A deepfake nude generator reveals a scary look at its victims

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Another image on the site shows a group of young teenagers who appear to be attending middle school: a boy taking a selfie in the school gymnasium with two girls, who are smiling and posing for the photo . The boy's features were obscured by the Snapchat lens, making his eyes so large that they covered his face.

Captions on uploaded images clearly indicate that they include images of friends, classmates, and romantic partners. One caption reads, “My girlfriend”, showing a young woman taking a selfie in a mirror.

Many of the photos feature influencers who are popular on TikTok, Instagram, and other social media platforms. Other photos appear to be Instagram screenshots of people sharing photos of their everyday lives. One image shows a young woman smiling with a celebratory candle over sweets.

Many of the images appeared to show people who were complete strangers to the person taking the photo. An image taken from behind depicts a woman or girl who is not posing for a photo, but is simply standing near a tourist attraction.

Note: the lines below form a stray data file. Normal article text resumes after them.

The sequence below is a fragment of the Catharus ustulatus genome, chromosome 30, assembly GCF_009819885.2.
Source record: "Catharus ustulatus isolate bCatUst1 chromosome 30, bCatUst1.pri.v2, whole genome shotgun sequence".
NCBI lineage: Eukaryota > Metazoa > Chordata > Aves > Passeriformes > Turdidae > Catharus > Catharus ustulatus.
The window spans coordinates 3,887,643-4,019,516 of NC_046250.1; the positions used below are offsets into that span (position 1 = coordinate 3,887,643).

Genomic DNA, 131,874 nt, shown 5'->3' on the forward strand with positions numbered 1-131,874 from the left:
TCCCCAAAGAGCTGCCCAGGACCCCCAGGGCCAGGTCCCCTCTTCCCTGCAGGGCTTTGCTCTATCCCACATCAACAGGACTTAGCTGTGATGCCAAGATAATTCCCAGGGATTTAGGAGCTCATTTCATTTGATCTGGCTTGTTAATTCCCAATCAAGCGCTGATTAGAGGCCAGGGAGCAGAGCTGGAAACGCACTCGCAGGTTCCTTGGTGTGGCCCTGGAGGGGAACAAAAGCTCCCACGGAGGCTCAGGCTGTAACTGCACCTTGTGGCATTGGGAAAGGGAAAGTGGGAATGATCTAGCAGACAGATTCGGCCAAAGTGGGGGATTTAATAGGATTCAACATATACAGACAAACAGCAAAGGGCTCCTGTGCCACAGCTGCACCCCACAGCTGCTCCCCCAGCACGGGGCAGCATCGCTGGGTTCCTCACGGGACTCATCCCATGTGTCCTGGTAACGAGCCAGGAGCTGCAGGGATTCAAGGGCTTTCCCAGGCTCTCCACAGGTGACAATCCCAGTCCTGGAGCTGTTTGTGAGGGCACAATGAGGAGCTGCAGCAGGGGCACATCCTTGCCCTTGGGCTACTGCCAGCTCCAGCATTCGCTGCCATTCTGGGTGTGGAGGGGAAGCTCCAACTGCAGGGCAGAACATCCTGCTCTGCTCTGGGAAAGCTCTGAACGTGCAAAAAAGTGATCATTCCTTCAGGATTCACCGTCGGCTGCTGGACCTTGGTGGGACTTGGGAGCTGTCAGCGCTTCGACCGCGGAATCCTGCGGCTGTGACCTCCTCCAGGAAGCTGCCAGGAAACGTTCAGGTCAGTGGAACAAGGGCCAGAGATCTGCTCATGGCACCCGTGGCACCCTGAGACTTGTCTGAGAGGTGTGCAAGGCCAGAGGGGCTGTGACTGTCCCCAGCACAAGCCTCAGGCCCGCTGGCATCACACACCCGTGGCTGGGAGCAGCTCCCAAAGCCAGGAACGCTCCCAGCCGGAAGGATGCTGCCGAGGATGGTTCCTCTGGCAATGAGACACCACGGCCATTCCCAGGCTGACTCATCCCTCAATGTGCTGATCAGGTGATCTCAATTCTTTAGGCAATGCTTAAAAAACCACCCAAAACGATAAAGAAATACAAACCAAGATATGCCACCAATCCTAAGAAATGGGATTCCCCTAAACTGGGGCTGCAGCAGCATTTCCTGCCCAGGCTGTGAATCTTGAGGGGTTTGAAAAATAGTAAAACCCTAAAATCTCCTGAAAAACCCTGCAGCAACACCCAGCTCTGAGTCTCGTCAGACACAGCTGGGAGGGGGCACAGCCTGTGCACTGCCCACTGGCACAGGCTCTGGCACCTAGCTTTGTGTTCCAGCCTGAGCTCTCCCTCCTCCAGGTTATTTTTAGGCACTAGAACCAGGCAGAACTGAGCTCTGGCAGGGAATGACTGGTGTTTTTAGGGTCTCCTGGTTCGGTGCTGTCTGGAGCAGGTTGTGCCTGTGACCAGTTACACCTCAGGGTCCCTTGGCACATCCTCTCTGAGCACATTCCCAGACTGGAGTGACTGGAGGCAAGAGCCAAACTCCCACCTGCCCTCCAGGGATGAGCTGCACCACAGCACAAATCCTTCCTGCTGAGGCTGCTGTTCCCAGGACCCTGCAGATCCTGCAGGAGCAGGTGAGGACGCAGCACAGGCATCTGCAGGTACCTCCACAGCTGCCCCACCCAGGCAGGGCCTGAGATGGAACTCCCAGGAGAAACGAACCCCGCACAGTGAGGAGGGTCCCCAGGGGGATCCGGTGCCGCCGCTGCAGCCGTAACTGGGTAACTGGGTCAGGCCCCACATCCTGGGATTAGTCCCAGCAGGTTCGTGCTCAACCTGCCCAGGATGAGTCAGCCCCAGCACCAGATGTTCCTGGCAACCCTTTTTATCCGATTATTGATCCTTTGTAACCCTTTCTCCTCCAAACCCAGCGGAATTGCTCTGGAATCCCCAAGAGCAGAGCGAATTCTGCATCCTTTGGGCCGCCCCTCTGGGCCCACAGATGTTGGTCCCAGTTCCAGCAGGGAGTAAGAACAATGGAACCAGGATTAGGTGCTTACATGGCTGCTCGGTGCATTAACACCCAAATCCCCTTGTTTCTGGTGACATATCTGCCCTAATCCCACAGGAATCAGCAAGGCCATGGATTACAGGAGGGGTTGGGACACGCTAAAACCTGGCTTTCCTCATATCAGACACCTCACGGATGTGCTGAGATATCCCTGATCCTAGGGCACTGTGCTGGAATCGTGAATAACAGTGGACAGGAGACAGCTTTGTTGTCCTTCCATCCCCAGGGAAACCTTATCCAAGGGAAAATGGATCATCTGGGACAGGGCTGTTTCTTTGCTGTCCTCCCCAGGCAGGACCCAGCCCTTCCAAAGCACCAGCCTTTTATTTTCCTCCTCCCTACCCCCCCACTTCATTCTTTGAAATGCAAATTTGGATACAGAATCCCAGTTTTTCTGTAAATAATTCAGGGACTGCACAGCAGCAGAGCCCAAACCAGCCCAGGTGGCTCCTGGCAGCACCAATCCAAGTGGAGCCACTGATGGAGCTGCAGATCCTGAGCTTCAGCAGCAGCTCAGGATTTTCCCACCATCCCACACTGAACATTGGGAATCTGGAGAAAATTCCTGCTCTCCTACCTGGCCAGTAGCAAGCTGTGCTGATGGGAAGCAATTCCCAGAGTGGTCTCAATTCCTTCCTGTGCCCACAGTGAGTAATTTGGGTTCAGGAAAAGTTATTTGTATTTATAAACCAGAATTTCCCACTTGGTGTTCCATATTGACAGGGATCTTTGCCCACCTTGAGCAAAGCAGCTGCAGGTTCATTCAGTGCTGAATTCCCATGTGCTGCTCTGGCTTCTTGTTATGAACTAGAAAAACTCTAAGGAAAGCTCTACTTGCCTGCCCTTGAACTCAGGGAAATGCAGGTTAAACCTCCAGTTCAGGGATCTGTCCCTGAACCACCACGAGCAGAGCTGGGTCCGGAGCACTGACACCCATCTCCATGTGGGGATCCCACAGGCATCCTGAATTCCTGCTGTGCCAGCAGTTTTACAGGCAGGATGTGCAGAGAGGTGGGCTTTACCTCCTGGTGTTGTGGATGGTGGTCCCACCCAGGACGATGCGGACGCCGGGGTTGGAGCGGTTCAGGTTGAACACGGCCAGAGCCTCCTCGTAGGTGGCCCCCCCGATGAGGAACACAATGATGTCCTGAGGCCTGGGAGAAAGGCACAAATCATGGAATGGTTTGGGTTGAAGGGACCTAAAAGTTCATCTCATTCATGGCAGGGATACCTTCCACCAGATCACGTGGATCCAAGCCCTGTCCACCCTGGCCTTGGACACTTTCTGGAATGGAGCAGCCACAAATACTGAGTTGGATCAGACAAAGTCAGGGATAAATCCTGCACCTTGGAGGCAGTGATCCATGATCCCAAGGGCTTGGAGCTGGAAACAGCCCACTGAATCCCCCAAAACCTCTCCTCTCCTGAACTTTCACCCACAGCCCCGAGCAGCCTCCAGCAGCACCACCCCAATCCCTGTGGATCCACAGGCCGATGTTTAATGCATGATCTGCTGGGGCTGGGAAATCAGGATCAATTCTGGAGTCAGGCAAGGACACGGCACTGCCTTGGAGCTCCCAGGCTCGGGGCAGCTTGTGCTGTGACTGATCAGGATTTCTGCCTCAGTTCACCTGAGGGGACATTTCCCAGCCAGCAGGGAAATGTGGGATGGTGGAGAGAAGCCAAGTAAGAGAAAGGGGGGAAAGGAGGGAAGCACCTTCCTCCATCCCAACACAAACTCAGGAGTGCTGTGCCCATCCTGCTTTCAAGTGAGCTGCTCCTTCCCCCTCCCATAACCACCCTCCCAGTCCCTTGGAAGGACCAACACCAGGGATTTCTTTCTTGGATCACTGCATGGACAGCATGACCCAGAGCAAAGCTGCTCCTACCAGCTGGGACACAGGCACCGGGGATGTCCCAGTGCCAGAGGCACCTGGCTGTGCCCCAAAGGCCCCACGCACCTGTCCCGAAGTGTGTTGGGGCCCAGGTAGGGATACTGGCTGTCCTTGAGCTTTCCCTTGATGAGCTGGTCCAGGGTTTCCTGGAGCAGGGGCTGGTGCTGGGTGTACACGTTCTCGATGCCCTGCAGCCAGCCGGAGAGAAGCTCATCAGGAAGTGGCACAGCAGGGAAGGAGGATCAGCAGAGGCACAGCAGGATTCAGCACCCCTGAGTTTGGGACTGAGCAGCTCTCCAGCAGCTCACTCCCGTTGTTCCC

Some of the images from the feeds reviewed by WIRED were cropped to remove the faces of women and girls, leaving only their breasts or crotch visible.

huge audience

Over eight days of monitoring the site, WIRED observed five new images of women on the Home feed and three new images on the Explore page. Statistics listed on the site indicate that most of these images received hundreds of “views”. It's not clear whether all images submitted to the site end up in the Home or Explore feeds, or how views are tabulated. Every post on the home feed gets at least a few dozen views.

Photos of celebrities and people with large Instagram followings top the list of “most viewed” images listed on the site. The most-viewed people on the site of all time are actor Jenna Ortega with over 66,000 views, singer-songwriter Taylor Swift with over 27,000 views, and a Malaysian influencer and DJ with over 26,000 views. Has been seen many times.

Swift and Ortega have been targeted with deepfake nudes before. The spread of fake nude images of Swift on X in January sparked renewed discussion about the effects of deepfakes and the need for greater legal protections for victims. This month, NBC reported that, for seven months, Meta had hosted ads for a DeepNude app. The app boasted its ability to “undress” people using a photo of Jenna Ortega aged 16.

In the US, no federal laws target the distribution of fake, non-consensual nude images. A handful of states have enacted their own laws. But Jennifer Newman, executive director of NCMEC's ​​Exploited Children Division, says AI-generated nude images of minors fall into the same category as other child sexual abuse material, or CSAM.

“If it's indistinguishable from an image of a living victim, an actual child, then it's child sexual abuse material to us,” Newman says. “And we will treat it like we're processing our own reports, like we're bringing these reports to law enforcement.”